- Sri, in your latest report, you compare the Canadian and US housing markets, both of which have been on a tear. But before we go into the details, talk to us about some of the similarities of the two markets.
- Right. One of the biggest factors that are impacting both markets is the steep drop in mortgage rates. So at the onset of the pandemic, both the Federal Reserve and the Bank of Canada slashed interest rates. They enacted the quantitative easing program, both of which brought interest rates over the yield curve down lower.
There was a flight to safety as well. And that put even further downward pressure on interest rates. All this translated to a near 100 basis points drop in mortgage rates, both in Canada and the US, over the course of 2020. And that, itself, triggered what we're seeing in terms of housing frenzies, both north and south of the border.
- And I thought this was very interesting because you say in a report that the pickup in housing in Canada has been far stronger than that in the US. So why is that?
- One of the important reasons here is past population growth. So over the last decade, the population growth in Canada has outpaced that in the US. And this divergence really grew in 2016 to 2019. And this was coming from net non-permanent residents, particularly international students. And many of these people, they chose to stay in Canada as well. So with Canada's immigration program providing them a platform to residency in Canada, many of them took on that opportunity. And then we saw that continue in 2020, as well, during the pandemic. Many of them were already in Canada.
So this supported home ownership demand. And that was one of the important reasons why Canada diverged away from the US in terms of housing market activity.
- Talk to us a little bit about Fear Of Missing Out, or FOMO, as well as speculation and what impact would those have on housing.
- Right. And those are two other factors that are differentiating in Canada and the US. So in the 2008 housing market crash, the US was a hit a lot harder. Home prices declined in the double digits, where in Canada you had nearly two decades of increases in home prices. So it was a pretty safe bet here in Canada. So there's less scarring on Canadians from the 2008 housing market crash compared to Americans. And this is one of the factors that contributes to a fear of missing out as the housing market heats up north of the border.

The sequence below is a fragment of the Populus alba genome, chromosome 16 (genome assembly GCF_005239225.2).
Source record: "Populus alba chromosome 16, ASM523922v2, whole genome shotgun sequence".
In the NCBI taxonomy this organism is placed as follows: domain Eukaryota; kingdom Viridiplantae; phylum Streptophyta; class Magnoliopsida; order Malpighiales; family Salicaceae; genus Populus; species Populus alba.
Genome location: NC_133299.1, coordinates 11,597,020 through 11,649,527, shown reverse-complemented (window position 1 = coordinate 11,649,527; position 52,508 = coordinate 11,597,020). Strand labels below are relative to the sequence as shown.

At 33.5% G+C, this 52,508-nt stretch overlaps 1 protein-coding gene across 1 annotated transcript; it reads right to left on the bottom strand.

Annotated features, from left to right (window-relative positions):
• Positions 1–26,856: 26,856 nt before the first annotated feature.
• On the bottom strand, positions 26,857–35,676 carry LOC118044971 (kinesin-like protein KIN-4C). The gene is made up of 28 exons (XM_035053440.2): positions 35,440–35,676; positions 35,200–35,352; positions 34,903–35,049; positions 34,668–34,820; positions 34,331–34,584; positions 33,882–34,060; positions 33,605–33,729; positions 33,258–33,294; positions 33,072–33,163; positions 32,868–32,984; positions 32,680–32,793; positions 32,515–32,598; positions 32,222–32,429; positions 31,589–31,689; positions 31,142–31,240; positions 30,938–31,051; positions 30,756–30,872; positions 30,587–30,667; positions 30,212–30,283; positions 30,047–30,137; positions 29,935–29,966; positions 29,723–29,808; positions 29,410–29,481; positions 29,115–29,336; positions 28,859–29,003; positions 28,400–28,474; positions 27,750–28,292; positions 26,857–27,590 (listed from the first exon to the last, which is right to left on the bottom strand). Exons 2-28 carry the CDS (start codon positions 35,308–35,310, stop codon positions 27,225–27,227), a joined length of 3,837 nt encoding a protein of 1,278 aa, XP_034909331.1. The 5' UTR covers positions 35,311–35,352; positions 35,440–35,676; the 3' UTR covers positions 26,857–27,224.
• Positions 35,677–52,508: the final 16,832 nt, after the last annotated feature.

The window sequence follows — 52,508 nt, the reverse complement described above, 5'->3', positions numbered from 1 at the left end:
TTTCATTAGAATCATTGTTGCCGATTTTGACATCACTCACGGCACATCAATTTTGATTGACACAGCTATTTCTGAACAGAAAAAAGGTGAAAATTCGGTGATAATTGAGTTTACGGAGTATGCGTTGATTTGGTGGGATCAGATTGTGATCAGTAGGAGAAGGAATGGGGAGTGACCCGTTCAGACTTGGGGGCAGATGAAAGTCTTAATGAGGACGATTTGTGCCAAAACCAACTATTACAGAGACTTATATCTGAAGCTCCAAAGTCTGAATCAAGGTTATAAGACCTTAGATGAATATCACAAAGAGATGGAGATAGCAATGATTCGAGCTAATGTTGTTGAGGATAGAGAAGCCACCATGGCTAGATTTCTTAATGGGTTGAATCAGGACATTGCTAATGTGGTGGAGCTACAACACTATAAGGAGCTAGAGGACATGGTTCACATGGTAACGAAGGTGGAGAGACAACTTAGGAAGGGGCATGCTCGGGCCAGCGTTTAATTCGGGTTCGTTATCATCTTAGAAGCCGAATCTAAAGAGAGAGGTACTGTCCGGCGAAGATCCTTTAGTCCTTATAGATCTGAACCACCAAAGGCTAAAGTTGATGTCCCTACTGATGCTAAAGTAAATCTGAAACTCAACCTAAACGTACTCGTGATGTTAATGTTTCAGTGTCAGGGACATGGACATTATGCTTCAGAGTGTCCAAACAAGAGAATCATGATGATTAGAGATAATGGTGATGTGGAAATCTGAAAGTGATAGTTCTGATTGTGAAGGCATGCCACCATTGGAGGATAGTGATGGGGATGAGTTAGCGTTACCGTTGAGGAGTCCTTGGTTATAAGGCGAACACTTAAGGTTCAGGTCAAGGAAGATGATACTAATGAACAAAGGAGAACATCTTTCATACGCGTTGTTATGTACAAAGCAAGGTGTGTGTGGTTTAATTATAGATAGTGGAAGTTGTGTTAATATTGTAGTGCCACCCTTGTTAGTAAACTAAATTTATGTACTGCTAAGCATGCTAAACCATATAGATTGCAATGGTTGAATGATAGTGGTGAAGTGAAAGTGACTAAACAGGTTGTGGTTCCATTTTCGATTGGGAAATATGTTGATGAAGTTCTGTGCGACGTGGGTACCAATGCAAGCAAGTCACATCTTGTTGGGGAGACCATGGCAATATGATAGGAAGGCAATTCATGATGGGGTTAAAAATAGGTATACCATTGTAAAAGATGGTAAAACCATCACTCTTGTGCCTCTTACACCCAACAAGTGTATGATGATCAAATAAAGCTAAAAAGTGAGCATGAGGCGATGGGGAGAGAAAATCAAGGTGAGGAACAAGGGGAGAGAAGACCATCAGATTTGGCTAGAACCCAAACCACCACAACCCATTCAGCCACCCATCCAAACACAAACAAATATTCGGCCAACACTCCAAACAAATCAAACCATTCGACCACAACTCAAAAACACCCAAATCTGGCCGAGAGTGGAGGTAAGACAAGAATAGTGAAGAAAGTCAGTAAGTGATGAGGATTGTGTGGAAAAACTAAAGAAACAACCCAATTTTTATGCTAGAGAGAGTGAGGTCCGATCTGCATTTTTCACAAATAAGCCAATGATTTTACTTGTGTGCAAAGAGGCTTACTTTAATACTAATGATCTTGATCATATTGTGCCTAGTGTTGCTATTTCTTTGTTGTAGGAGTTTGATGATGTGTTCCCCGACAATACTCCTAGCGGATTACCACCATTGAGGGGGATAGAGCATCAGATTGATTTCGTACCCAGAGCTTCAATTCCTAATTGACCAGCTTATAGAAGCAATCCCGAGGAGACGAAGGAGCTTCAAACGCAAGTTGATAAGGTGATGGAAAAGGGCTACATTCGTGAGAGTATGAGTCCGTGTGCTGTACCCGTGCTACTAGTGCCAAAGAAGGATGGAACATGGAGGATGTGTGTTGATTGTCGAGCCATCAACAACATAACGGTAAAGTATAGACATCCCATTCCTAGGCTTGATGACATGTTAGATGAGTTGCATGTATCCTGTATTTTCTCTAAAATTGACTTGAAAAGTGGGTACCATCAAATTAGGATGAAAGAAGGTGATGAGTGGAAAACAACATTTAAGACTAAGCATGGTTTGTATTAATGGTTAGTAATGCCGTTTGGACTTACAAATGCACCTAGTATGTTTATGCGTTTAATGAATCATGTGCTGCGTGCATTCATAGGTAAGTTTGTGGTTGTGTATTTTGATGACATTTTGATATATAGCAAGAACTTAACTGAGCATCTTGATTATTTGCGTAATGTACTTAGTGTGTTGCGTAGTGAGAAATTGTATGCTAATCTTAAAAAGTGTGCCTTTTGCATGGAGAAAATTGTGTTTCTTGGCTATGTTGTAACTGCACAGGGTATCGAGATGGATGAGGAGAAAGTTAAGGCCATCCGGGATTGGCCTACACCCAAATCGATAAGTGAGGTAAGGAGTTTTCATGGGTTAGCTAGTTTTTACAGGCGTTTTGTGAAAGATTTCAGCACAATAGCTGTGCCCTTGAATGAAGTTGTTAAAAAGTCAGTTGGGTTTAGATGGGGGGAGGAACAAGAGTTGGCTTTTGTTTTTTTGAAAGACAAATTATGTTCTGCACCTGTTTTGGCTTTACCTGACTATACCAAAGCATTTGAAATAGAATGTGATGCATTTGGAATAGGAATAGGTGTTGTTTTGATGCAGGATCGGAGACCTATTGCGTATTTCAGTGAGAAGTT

Now, on speculation with home prices increasing quite quickly, we could see-- or we are seeing-- speculative activity also increase and contribute to the housing market activity. And the Bank of Canada recently came out and said they are seeing signs of excess exuberance in the housing market.
- And I want to talk a little bit about the US, because, certainly, they're a little bit ahead of us in terms of their vaccination roll-outs. What can we learn from the US experience as they move closer to reopening their economy?
- Right. So the US is ahead in terms of vaccination rollout, as well as reopening the economy. So if you think about some of the factors, other factors that have driven the housing market, both in Canada and the US, specifically, the race for space, which is people working from home so they choose or they chose to move out to the suburbs from urban cores. This sort of impact could fade. So as more people choose to remain in the urban areas or choose to move to urban cores, that sort of impact, if it dissipates, then you have less demand for home ownership, specifically out in the suburbs.
And so developments in the US could foreshadow how Canadian housing may develop, as well, when we think about as both countries emerge out of this pandemic.
- And do you expect Canada's housing market to continue to outperform the US housing market, going forward?
- Right. So that being said, in terms of similar factors, there are also very unique factors to Canada, as I had mentioned earlier on. And so if FOMO, for example, if that persists, or speculative activity becomes a more important driver of housing activity in Canada, this divergence could continue on in the near term.
- So based on your assessments, what are the risks of a potential housing market correction in Canada?
- Well, in terms of a housing market correction, there's still tight supply of housing in Canada, as well as robust home ownership demand so that should support home ownership prices, reducing the risk of a steep correction in the near to medium-term. Now, if, as I had mentioned, speculative activity becomes a more important driver of housing activity as a whole and housing moves away from economic fundamentals as a whole, then the risk of a steeper housing market correction rises.
And so that's what we have to be careful about. And both demand and supply-side housing policies could return the market to a more balanced territory.
- Sri, thank you very much for your time.
- Thanks, Anthony.